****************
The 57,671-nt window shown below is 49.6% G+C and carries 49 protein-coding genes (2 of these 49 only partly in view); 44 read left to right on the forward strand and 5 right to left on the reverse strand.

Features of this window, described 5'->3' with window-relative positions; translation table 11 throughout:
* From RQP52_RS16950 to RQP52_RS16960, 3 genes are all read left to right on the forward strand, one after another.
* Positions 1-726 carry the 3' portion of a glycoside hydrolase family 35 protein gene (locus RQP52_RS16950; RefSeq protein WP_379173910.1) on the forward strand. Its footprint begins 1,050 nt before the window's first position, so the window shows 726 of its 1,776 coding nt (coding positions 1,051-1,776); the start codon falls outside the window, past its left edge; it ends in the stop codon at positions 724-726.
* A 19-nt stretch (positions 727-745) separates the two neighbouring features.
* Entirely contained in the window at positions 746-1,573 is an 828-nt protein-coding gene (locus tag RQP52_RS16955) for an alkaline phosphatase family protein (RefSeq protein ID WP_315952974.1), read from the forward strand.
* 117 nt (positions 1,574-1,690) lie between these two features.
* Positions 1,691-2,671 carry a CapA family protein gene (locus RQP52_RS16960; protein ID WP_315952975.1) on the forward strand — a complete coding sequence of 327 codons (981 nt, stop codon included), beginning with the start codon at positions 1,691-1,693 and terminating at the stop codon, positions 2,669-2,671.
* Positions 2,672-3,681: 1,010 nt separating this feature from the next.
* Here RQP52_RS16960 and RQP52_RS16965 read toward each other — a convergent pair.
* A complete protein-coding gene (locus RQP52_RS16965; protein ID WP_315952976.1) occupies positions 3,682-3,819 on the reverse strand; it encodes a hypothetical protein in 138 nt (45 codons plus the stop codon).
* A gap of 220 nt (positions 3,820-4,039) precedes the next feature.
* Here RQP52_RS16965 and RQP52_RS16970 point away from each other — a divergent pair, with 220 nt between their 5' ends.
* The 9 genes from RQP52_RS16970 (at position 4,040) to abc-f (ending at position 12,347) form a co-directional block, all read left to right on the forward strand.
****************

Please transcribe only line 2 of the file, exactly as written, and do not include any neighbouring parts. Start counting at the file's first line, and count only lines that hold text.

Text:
Features of this window, described 5'->3' with window-relative positions; translation table 11 throughout: